What Counts for Public Housing in Houston

WHAT COUNTS FOR PUBLIC HOUSING IN HOUSTON The failure of the Houston Housing Authority’s “scattered sites” program has left the city agency as the proud owner of 174 vacant and decaying homes about town: “The houses, 365 in all, were purchased from the U.S. Department of Housing and Urban Development in 1987 and 1988. The agency upgraded the homes and opened them to public housing tenants as a way to provide rental houses to low-income families and eventually, a bridge for first-time homeownership. Since it began in the mid-1990s, the HHA program sold 191 houses, just over half. But in 2004, believing the houses would be more easily sold if renters weren’t living in them, they began moving tenants out. As of 2006, according to their records, 104 homes were still rented. Now, there are none. And yet, since 2007, just 27 houses have been sold – a mere dozen last year.” [Houston Chronicle]

19 Comment

  • Who in their right mind would think the government would be good as a landlord? I know they think they know how to run properties as they always seem to be telling private owners what to do — but when they try to do it on their own it’s a (predictable) mess.
    If they government wants to help someone with housing, they can do it with a voucher. Though I’ve bought property that had people with vouchers and they end up paying much more rent than they should because the owners don’t want to have to deal with all the bullcrap that comes along with accepting vouchers (filling out W9 forms, inspections, delayed payment, multiple payments, etc.). So when they DO accept vouchers, they make sure they’re compensated for it.

  • Cody hit the nail on the head, I can’t think of a single thing the government does well, besides over-hiring of course.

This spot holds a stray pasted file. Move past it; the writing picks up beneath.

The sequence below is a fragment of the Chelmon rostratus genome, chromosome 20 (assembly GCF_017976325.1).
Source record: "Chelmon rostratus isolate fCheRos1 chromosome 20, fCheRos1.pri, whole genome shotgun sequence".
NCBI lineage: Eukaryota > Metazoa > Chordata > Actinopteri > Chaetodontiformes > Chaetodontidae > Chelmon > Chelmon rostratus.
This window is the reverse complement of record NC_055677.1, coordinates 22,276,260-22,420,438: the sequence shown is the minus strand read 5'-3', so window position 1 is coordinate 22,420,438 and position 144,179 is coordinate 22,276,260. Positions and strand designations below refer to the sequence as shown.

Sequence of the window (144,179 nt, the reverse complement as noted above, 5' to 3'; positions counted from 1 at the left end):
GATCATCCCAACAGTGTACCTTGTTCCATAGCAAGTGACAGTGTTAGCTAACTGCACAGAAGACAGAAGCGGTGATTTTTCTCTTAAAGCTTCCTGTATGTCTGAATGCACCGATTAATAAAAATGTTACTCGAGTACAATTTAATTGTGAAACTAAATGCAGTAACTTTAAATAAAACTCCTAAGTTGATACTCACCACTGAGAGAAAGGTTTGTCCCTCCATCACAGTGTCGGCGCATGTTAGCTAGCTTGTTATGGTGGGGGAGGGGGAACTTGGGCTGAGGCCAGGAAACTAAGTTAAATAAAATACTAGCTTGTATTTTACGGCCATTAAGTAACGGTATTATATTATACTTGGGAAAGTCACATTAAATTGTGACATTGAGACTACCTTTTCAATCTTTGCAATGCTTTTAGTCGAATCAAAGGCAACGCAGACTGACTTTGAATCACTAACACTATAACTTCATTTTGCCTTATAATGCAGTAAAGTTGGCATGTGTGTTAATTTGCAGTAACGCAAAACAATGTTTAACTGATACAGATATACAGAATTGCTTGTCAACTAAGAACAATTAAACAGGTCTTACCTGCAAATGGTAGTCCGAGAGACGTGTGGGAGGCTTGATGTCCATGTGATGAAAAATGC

• Cody, I do not know much about this project, but I saw that Lance Gilliam has been called in by the Mayor to help. I would be very surprised if the program does not see some success moving forward.

    I would also like to add that the current federal policy of privatizing the development of low income properties and subsidizing them with tax credits based on development cost is just as much of a mess. There are some “low income” properties built in Houston that cost well over $150,000 per unit to build and people are paying a couple hundred bucks a month to live there.

  • “Who in their right mind would think the government would be good as a landlord?”

    Maybe I’m misreading this, but the impression I’m getting is that they were an OK landlord but screwed up big time when they decided to evict the tenants and sell the houses.

    I assume their are more people in section 8 housing than in this program, though. And my understanding is that Section 8 is a voucher program.

  • “there are more” … I hate when I press “Post Comment” without carefully reading the comment…

  • Yeah, stupid government, saddling us with the stupid internet, and interstate highway system, and rural electrification, non-poisonous food, clean drinking water, a functioning military… why are we burdened with these dumb things?

  • John (another one), don’t you know that it is cool and fun to hate on the guv’ment right now? Get with the times, brother!